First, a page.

Posted on 05/20/2019
Shivani Vora, CNN • Published 20th May 2019
(CNN) — Who says travel agents are obsolete?
At a time when travel booking sites and apps are a dime a dozen, and travelers can plan an entire trip without speaking to a real person, travel professionals are actually in high demand.
Just don't call them agents -- today, the industry title for these planning professional is advisors. And the stance on this is official: The American Society of Travel Advisors (ASTA) was called the American Society of Travel Agents until it changed its name last year.
"Travel agents have become trusted advisors, akin to financial advisors, who make the overall travel experience better and get travelers maximum value for their travel dollar," says the organization's spokeswoman, Erika Richter. "That's why we rebranded ourselves."
As travelers discover the incomparable benefit of working with a professional, business for three of the biggest travel advisor networks is booming.
At the Alohilani Resort in Waikiki, for example, guests receive breakfast, early check-in and late checkout by booking through Travel Leaders Network.
Courtesy of Alohilani
Henry Harteveldt, a travel industry analyst and the founder of Atmosphere Research Group, confirms travel advisors are alive and well. Harteveldt's job involves looking at the role of online travel bookings and understanding how travelers are making travel arrangements.
Unlike the past when advisors traditionally worked out of a brick-and-mortar strorefront and had mostly local clients, today's advisors are more likely to work virtually and have clients all over the world.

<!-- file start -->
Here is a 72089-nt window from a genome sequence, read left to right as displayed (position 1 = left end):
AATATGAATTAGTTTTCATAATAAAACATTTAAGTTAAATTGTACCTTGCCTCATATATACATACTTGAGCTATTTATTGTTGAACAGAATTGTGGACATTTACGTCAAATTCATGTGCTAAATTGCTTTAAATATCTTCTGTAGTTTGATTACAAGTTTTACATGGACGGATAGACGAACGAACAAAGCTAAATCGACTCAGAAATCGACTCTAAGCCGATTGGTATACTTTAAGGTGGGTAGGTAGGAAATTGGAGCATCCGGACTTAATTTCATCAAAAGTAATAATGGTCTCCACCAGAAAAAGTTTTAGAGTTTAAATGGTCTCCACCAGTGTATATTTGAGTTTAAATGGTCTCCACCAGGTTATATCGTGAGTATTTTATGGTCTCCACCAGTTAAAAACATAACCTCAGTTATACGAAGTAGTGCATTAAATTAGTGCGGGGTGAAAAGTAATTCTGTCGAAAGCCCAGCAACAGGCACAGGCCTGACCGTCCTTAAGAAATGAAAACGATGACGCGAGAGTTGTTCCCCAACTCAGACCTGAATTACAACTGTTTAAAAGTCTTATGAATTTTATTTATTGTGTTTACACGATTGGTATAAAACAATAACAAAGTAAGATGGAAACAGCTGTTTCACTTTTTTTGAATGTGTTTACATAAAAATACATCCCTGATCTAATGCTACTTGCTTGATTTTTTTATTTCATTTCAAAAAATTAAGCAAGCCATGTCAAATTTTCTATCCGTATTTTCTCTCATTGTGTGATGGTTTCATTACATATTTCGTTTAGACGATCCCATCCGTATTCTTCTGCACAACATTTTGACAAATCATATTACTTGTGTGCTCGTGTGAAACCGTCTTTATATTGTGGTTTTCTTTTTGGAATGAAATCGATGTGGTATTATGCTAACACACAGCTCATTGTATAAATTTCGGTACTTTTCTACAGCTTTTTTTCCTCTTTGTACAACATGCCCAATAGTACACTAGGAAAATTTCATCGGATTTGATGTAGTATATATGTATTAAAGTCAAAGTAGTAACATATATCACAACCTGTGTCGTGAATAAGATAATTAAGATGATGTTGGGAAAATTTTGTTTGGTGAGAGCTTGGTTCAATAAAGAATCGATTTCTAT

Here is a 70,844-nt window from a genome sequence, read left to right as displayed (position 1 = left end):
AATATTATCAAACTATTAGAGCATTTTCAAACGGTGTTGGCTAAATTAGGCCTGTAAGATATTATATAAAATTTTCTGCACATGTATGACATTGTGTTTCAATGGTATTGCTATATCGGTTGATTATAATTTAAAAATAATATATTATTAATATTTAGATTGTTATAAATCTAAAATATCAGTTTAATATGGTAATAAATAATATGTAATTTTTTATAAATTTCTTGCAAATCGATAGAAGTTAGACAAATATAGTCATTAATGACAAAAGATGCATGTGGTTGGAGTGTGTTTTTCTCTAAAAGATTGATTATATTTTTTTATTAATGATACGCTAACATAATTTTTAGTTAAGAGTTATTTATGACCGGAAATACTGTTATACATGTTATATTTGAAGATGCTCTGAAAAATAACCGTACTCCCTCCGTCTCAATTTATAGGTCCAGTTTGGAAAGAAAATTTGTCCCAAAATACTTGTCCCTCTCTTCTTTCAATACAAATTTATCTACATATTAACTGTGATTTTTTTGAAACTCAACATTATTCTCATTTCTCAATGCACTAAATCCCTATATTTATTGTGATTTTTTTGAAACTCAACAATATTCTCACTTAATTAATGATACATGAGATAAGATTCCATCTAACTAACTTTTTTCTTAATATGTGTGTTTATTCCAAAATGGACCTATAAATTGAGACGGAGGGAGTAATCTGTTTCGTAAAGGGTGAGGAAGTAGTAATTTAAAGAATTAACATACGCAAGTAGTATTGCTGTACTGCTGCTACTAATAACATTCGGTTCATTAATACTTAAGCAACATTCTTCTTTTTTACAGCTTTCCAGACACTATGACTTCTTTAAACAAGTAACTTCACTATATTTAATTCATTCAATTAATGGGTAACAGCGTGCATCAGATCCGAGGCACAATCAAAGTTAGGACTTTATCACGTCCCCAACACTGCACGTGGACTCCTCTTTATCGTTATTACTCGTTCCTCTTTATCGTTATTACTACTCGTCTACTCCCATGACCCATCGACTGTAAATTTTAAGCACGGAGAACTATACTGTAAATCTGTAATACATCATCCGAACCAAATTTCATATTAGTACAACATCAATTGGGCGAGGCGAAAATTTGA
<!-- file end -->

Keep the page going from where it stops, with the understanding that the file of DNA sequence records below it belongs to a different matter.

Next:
Harteveldt believes there are many perks to using a travel advisor. For one, while there's no denying that online booking sites often offer unbeatable deals, travel advisors can typically find great deals, too.
Plus, they'll leverage their relationships with hotels and cruise lines to arrange for amenities that you can't get if you book on your own.
A real-life example of this: A search of online travel sites for a three-night refundable stay this October at Le Royal Monceau, in Paris, one of the city's most luxurious hotels, turned up an average price of $930 a night without any additional amenities such as breakfast.
Using a booking agent such as Skylark to book a stay at Paris' Le Royal Monceau often means a solid deal and plenty of amenities.
Courtesy Le Royal Monceau Raffles Paris
Now, a la carte breakfast at the hotel can easily run more than $100 for two people. Times that by number of days of your vacation, and that's a lot of money on coffee and croissants.
Skylark, a luxury travel advisory part of the Virtuoso network, was able to get a nightly rate of $832 at the hotel for the same dates.
But that's not all: Travelers who booked their stay through Skylark would receive a guaranteed room upgrade at the time of booking, daily breakfast, a sizable welcome amenity such as a bottle of champagne, $100 food and beverage credit and a late 4 p.m. check-out.
Skylark's CEO and co-founder, Paul Tumpowsky, estimates about $400 worth of freebies in this booking.
Help on the way
The other big advantage of using an advisor, according to Harteveldt, is that they have your back if anything goes wrong during the trip.
Imagine you're in London on vacation, and just as you're getting ready to go to the airport to head back home after a fantastic few days, you get word that your nonstop flight has been canceled.
There's a mechanical issue with the plane, and you've been instructed to call the airline to rebook your return. You could spend hours dealing with the hassle, or you could simply enjoy a leisurely afternoon tea in London while your advisor handles the situation behind the scenes.